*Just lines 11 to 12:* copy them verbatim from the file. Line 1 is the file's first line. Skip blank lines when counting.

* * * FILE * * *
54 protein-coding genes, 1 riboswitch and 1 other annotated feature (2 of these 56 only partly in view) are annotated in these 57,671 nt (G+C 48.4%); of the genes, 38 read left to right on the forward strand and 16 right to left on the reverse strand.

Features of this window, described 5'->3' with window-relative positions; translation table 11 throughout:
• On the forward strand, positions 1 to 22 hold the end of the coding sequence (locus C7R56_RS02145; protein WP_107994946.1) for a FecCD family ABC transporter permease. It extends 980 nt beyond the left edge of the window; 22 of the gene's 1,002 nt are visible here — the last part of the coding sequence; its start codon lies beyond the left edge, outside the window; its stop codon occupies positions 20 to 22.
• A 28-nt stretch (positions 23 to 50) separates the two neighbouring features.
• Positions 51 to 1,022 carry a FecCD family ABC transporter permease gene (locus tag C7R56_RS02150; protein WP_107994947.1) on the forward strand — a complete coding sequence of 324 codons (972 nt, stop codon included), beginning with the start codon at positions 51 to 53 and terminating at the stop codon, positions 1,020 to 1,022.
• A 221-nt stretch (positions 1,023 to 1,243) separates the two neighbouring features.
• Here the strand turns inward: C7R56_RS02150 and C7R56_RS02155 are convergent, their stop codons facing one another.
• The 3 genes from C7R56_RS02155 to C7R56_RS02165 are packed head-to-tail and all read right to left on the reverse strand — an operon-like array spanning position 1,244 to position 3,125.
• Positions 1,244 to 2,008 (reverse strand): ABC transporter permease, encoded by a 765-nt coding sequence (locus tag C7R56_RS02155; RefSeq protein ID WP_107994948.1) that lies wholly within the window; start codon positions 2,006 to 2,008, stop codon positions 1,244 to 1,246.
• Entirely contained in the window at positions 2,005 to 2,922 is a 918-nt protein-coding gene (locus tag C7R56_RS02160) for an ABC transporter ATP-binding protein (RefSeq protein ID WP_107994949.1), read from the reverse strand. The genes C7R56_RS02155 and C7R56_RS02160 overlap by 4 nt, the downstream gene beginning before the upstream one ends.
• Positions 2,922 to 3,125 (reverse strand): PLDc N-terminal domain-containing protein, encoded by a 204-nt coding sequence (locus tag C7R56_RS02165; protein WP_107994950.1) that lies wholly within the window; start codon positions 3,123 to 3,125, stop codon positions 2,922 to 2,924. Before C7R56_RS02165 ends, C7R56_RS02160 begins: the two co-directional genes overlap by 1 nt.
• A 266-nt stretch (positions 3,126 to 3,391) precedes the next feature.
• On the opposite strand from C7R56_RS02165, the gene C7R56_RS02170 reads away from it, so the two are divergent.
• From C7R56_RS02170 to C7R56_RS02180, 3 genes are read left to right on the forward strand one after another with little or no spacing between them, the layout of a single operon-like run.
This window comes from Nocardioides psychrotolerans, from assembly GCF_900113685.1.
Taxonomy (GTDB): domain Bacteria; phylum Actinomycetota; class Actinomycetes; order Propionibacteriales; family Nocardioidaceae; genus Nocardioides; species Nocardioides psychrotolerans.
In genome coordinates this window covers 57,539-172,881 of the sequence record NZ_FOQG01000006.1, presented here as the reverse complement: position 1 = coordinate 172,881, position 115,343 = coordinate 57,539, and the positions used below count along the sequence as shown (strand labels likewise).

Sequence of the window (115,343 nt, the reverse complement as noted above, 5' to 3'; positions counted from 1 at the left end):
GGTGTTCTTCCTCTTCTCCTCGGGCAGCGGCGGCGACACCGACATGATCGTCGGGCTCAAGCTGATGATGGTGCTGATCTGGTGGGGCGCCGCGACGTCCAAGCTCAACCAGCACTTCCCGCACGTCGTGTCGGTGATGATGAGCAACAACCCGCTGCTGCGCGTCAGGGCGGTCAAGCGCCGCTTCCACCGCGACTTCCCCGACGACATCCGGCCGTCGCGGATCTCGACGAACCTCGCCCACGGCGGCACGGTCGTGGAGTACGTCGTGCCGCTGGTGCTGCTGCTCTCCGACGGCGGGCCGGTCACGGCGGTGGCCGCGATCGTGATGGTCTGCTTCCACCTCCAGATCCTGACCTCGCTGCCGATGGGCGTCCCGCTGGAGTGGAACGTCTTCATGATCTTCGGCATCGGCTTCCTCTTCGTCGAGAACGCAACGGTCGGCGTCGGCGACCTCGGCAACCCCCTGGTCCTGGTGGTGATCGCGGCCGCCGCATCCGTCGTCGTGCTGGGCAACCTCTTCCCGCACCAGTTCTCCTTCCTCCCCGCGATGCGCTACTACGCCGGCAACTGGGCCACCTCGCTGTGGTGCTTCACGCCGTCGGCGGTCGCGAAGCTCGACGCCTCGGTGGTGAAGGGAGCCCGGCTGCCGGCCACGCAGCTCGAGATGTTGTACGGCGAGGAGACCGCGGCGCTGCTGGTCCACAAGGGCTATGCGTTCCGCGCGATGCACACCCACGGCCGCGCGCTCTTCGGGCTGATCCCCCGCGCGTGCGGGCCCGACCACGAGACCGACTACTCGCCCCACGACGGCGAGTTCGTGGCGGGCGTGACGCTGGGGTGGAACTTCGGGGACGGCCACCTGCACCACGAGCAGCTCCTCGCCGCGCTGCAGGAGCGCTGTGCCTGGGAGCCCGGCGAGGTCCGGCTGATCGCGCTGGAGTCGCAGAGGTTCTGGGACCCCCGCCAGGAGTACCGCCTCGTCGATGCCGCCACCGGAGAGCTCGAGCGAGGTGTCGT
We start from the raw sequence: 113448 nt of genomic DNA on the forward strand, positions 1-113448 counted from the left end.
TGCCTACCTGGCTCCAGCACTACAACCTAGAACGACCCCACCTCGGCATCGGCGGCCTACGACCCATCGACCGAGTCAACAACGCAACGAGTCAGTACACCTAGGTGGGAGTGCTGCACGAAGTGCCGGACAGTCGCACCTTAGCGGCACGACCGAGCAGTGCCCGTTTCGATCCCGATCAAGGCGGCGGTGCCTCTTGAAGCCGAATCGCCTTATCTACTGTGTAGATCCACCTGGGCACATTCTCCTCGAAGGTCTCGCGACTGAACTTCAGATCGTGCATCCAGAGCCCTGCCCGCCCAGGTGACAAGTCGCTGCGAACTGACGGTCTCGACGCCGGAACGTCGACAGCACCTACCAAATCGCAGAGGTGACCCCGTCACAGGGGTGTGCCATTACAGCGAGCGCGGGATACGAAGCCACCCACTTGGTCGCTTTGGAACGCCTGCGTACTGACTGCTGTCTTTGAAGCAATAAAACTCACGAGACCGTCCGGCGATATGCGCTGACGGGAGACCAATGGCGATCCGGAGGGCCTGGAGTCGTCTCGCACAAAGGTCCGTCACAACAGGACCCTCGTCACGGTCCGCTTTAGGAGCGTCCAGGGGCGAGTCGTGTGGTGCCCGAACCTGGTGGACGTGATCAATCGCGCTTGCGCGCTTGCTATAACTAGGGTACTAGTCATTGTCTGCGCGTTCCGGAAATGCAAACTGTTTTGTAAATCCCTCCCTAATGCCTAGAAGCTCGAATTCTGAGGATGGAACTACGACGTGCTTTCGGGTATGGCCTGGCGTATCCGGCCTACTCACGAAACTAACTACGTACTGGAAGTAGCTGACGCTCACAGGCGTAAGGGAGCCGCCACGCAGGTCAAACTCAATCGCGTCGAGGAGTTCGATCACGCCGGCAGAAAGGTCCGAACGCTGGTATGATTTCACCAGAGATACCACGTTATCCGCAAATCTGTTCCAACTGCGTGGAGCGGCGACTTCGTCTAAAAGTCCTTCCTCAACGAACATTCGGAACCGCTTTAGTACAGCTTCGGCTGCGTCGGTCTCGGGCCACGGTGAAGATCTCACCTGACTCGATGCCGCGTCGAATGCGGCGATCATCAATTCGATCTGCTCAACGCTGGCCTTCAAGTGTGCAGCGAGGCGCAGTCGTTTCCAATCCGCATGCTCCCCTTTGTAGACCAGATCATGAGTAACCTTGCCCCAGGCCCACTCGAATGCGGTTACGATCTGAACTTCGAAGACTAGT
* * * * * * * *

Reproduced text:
• Positions 2,922 to 3,125 (reverse strand): PLDc N-terminal domain-containing protein, encoded by a 204-nt coding sequence (locus tag C7R56_RS02165; protein WP_107994950.1) that lies wholly within the window; start codon positions 3,123 to 3,125, stop codon positions 2,922 to 2,924. Before C7R56_RS02165 ends, C7R56_RS02160 begins: the two co-directional genes overlap by 1 nt.
• A 266-nt stretch (positions 3,126 to 3,391) precedes the next feature.